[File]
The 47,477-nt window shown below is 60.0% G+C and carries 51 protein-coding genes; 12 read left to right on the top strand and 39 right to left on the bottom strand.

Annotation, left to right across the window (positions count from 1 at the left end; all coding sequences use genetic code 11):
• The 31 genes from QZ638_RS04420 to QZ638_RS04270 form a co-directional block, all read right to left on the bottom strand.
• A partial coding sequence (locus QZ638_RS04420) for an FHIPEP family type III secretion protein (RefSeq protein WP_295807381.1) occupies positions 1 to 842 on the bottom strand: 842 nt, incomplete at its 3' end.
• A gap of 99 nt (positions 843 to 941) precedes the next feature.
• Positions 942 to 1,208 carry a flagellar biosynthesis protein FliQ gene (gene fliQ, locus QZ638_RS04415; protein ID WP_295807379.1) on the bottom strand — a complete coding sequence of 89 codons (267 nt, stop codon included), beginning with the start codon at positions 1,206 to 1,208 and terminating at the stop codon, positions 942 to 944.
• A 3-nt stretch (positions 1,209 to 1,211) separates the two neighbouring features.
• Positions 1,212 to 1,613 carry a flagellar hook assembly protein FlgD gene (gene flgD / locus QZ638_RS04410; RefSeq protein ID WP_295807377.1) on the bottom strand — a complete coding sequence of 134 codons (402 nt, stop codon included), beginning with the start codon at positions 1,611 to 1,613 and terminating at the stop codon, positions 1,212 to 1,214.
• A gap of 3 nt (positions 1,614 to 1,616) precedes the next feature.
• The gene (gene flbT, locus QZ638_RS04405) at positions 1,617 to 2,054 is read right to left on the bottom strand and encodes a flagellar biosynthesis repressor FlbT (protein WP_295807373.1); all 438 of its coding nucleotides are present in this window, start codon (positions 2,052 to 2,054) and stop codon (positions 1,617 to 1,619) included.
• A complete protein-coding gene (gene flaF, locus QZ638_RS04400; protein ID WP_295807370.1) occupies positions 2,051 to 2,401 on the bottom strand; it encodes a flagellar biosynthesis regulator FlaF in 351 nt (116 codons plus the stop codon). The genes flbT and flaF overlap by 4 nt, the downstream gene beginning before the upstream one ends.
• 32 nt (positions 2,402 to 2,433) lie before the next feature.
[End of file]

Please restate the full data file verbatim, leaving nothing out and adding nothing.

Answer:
The 47,477-nt window shown below is 60.0% G+C and carries 51 protein-coding genes; 12 read left to right on the top strand and 39 right to left on the bottom strand.

Annotation, left to right across the window (positions count from 1 at the left end; all coding sequences use genetic code 11):
• The 31 genes from QZ638_RS04420 to QZ638_RS04270 form a co-directional block, all read right to left on the bottom strand.
• A partial coding sequence (locus QZ638_RS04420) for an FHIPEP family type III secretion protein (RefSeq protein WP_295807381.1) occupies positions 1 to 842 on the bottom strand: 842 nt, incomplete at its 3' end.
• A gap of 99 nt (positions 843 to 941) precedes the next feature.
• Positions 942 to 1,208 carry a flagellar biosynthesis protein FliQ gene (gene fliQ, locus QZ638_RS04415; protein ID WP_295807379.1) on the bottom strand — a complete coding sequence of 89 codons (267 nt, stop codon included), beginning with the start codon at positions 1,206 to 1,208 and terminating at the stop codon, positions 942 to 944.
• A 3-nt stretch (positions 1,209 to 1,211) separates the two neighbouring features.
• Positions 1,212 to 1,613 carry a flagellar hook assembly protein FlgD gene (gene flgD / locus QZ638_RS04410; RefSeq protein ID WP_295807377.1) on the bottom strand — a complete coding sequence of 134 codons (402 nt, stop codon included), beginning with the start codon at positions 1,611 to 1,613 and terminating at the stop codon, positions 1,212 to 1,214.
• A gap of 3 nt (positions 1,614 to 1,616) precedes the next feature.
• The gene (gene flbT, locus QZ638_RS04405) at positions 1,617 to 2,054 is read right to left on the bottom strand and encodes a flagellar biosynthesis repressor FlbT (protein WP_295807373.1); all 438 of its coding nucleotides are present in this window, start codon (positions 2,052 to 2,054) and stop codon (positions 1,617 to 1,619) included.
• A complete protein-coding gene (gene flaF, locus QZ638_RS04400; protein ID WP_295807370.1) occupies positions 2,051 to 2,401 on the bottom strand; it encodes a flagellar biosynthesis regulator FlaF in 351 nt (116 codons plus the stop codon). The genes flbT and flaF overlap by 4 nt, the downstream gene beginning before the upstream one ends.
• 32 nt (positions 2,402 to 2,433) lie before the next feature.